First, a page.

Miss Bates embarked on her reading of Ruthie Knox’s “two-book bundle” of a previously serialized novel with trepidation. Though there was much she liked about hero Roman Díaz and heroine Ashley Bowman’s story, because there is much she’s always liked about Knox’s narratives, her fears, which lay in the words “two-book” and “serialized,” were realized. Don’t misunderstand, since Knox’s début, Ride With Me, her stories have consistently been worth reading and thinking about. It is no different for Roman Holiday: the same focus on characterization, considered psychology, snappy dialogue, and good, good writing overall. Moreover, what Knox has been trying to accomplish with the Camelot series and now its offshoot, Roman Holiday, is most interesting. It is, when done well, something that the romance genre excels at: the creation of a roman-fleuve, a novel “stream, or cycle,” literally translated “river,” that harkens to the 19th century and, according to the Encyclopedia Britannica definition, is “a series of novels, each one complete in itself, that deals with one central character, an era of national life, or successive generations of a family.” The romance series never sounded so good! 😉 In Roman Holiday, Knox serialized a novel, as well as creating one more volume in her Camelot world, albeit a further afield one. She linked it to a country, a history of both race relations and the American thorn, Cuba, a community of friends and family, a quest-journey, and a coming-of-age narrative. Biting off more than she can chew? Definitely, but she had the scope and temerity to attempt and more power to her: the level of her success, however, is up to the individual reader. Be warned that here Miss Bates writes only a loose response to Roman Holiday; if you’re looking for a full-fledged summary and review … sorry. The length of the novel served as anti-dote to the length of the review, by Miss Bates’ standards anyway. Continue reading, if you’re so inclined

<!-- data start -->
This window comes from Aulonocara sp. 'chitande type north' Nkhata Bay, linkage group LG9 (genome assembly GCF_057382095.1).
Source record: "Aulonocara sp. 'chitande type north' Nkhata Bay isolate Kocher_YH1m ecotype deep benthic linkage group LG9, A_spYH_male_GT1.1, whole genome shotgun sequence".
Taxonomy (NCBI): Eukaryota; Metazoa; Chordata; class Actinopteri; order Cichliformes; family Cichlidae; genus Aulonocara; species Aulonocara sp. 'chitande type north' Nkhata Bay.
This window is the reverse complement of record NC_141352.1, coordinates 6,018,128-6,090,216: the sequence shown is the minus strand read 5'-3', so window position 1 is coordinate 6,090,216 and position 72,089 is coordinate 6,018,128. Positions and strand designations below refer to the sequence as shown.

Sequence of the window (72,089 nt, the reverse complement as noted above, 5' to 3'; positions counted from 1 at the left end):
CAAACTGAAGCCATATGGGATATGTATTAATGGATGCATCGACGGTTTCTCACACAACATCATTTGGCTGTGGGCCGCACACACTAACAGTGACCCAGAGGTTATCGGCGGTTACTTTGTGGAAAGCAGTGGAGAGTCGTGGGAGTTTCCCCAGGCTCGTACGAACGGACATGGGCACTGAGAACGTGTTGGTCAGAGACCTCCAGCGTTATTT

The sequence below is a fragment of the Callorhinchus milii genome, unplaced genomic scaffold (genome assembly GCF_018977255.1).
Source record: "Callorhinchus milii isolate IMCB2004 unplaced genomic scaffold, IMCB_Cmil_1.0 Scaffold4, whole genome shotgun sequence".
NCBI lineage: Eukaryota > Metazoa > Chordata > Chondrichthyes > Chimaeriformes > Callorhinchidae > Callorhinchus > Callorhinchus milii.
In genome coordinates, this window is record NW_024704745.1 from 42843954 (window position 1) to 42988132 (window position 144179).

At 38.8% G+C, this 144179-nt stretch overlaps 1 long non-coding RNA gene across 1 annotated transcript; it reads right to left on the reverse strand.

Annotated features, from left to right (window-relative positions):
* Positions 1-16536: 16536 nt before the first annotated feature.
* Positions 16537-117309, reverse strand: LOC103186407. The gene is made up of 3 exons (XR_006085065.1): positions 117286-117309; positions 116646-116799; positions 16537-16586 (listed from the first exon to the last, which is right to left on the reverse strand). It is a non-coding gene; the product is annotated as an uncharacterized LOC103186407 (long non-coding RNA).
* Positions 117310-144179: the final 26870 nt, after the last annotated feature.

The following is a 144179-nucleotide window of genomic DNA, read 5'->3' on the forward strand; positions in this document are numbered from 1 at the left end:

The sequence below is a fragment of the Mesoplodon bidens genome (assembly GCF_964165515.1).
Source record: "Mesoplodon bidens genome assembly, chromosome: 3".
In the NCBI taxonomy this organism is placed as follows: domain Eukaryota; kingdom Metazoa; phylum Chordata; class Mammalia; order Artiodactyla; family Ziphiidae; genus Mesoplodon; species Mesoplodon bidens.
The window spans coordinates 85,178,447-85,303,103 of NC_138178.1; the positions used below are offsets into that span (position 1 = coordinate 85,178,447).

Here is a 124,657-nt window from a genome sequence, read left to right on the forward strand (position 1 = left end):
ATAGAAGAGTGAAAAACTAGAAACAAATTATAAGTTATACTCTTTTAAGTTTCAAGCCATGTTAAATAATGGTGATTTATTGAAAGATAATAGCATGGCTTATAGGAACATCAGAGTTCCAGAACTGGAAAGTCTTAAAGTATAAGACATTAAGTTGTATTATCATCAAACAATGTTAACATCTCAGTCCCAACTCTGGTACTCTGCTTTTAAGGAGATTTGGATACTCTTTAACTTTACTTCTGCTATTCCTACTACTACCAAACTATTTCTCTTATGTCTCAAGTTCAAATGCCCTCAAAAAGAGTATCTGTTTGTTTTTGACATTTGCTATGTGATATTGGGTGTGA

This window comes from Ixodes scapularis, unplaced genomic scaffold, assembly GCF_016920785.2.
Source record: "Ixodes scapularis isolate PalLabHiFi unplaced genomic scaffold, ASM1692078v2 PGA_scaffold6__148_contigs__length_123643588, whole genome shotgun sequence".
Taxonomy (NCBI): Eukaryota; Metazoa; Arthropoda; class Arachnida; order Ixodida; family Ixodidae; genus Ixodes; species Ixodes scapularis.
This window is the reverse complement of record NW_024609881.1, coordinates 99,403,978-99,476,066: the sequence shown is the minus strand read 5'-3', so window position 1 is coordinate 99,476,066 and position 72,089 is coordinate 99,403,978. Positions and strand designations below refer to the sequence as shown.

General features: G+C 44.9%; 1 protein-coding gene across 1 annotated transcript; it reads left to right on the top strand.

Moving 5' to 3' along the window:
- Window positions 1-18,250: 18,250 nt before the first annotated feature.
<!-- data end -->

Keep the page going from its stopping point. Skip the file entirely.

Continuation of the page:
Hamlet: “My excellent good friends! How dost thou?” …
… Guildenstern: ” … On Fortune’s cap we are not the very button.”
Hamlet: “Nor the soles of her shoes?”
Rosencrantz: “Neither, my lord.”
Hamlet: “Then you live about her waist, or in the middle of her favours?”
This exemplifies how Miss Bates considers most of the romance novels she reads, neither the “very button,” nor the “soles” of goodness, but somewhere about the middle and somewhere about the middle of Miss Bates’ favours is where most lie. This may be said about Louise Allen’s Unlacing Lady Thea, the first half of which Miss Bates slogged through, annoyed with much of it. Nevertheless, competent, smooth prose kept her reading. The second half proved much better: with atmosphere, thanks to lovely descriptions of France and Venice, and a hero and heroine who grew on her. The result is a romance that started out “meh” and ended up fairly good, a lot like our hero and heroine’s journey from solid friends to glorious lovers, from gently green and misty England to the magnificence of canals, gondolas, and the Piazza San Marco. Continue reading